By Adam Lovinus
By Lilledeshan Bose
By Gabriel San Roman
By Rachel Mattice
By Stephanie Zacharek
By Daniel Kohn
By Nate Jackson
By Mike Seeley
Well, it's done. The 2011 Coachella Music and Arts Festival had balloons raining from the sky, wristband technology, a way-more-organized ingress/egress system, celebrities from A-listers to Z bags, a ton of great music, and not a lot of drama—which is just the way we like it.
Here's a list of hits and misses at the festival this year:
1. NO LONG WAITS TO GET IN THE FESTIVAL, AND NOT A LOT OF TRAFFIC ON THE ROADS. With a new, offsite Will Call; shuttles taking audiences to and from hotels; and smaller, better-marked parking lots, we were able to get in and out of the festival within 20 minutes each day—even with three different checkpoints at the entrance. That was a big part of the reason this year could be my best Coachella experience ever.
2. ARCADE FIRE'S BALLOON-FILLED FINALE. Phish have done this every New Year's Eve gig since 1995, and it's a trick that never fails: Pour about 2,000 giant, light-up balloons onto a capacity festival audience during the set closer ("Wake Up"), and it's a guaranteed climax. Arcade Fire collaborated with director Chris Milk for the Creators' Project to do it; the balls were equipped with LED lights and infrared receivers. The rest of their set wasn't bad, either; headlining Saturday night's show meant that Arcade Fire sealed the deal: They are now a bona-fide arena band.
3. KANYE WEST SHOWS EVERYONE HOW IT'S DONE. By the time Kanye West performed Sunday night, everyone was stationed at the main stage. And by everyone, we mean it looked like all 70,000 concertgoers had decided Mr. West would be the cherry on their ice-cream sundae of a weekend. When West got dropped off onto the stage by a giant crane, we figured it was the right decision. After all, where else can you find one of the biggest rappers of all time bringing out ballerinas and Bon Iver's Justin Vernon onstage with him? Who needs anyone but Kanye when you can fill a gigantic stage with pure charisma and presence? For all of West's posturing and douchebaggery, he is hugely popular for a simple reason: His songs are awesome, and they will get you on your feet and moving in 0.00001 of a second. And even if there were no Rihanna, Daft Punk, Cudi or Katy Perry (all rumored to hit the stage with him that night), he still was pretty swag, as Odd Future would say.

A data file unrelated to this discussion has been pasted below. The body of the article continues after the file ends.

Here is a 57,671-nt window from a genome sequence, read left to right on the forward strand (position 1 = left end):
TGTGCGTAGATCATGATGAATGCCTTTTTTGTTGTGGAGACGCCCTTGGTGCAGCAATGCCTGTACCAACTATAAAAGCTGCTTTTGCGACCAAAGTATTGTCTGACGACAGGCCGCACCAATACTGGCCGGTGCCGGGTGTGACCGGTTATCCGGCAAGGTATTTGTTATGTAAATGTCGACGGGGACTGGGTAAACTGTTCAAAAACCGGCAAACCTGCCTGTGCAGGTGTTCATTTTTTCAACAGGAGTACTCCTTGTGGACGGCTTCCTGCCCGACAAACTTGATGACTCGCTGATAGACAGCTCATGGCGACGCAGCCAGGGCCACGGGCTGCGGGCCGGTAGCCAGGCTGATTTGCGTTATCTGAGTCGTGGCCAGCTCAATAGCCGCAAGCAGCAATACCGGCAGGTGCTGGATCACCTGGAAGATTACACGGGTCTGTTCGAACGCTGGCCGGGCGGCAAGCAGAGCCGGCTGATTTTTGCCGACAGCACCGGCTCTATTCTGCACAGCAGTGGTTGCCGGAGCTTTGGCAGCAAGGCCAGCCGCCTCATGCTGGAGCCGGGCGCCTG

4. '80S DANCEATHON, CARE OF DURAN DURAN! Before the Strokes sent all the girls' hearts aflutter on Sunday, Duran Duran started the dance party, transforming the polo field—already filled with kids in Day-Glo outfits and high-tops—into a real '80s party with their back-to-back-to-back hits. They kicked off their set with "Planet Earth" and ended strong with "Girls On Film" (somehow, a cameo from Lady Gaga's "Pokerface" made it in there as well). Simon Le Bon still looks amazing, and the band sounded awesome as well. No playing state fairs in their immediate future, thanks to Coachella!
5. FEED ME. For those who couldn't make it, the live Coachella video feed on YouTube got lots of buzz for its surprisingly good audio. Check it out at www.youtube.com/coachella.
1. ODD FUTURE WASN'T THAT GREAT, BUT STILL: BELIEVE THE HYPE. On Friday, we felt Odd Future showed us all they could have in their first five minutes. It proved three things: A) Big-stage rap is for legends only—nobody really hears what the MC spits unless, of course, the audience is already highly familiar with the material. B) When you see these guys rapping the way everybody else raps, the absence of swag is glaring. And C) Wu-Tang comparisons are a blessing and a curse. There's a lot that's great about having a crew who roll a dozen thick in that you get a lot of creative output. But when there are 10 or more live mics onstage at any one time, things tend toward chaos. And not the good kind of chaos.
2. WRAP IT UP, PLEASE. Coachella showed Cee-Lo on Friday it has no qualms pulling the plug on acts who overrun end times, which Erykah Badu learned Saturday evening. The set was nagged by feedback squeals and Badu's intermittent sampler-machine noodling, but it still might have been the smoothest performance of the day.
3. SOME REUNION SHOWS ARE BETTER THAN OTHERS. For all the murmurings about Caifanes helping sell out Coachella (okay, mostly by the Weekly!), there just weren't that many people watching them on Friday night. On Saturday, Big Audio Dynamite reminded me of why reunion acts stopped being a big deal. (Seriously. Did anyone even watch Suede?)
Additional reporting by Adam Lovinus.
This column appeared in print as "I See Half-Naked People: Coachella 2011: Hits and misses of the new-and-improved music-and-arts fest."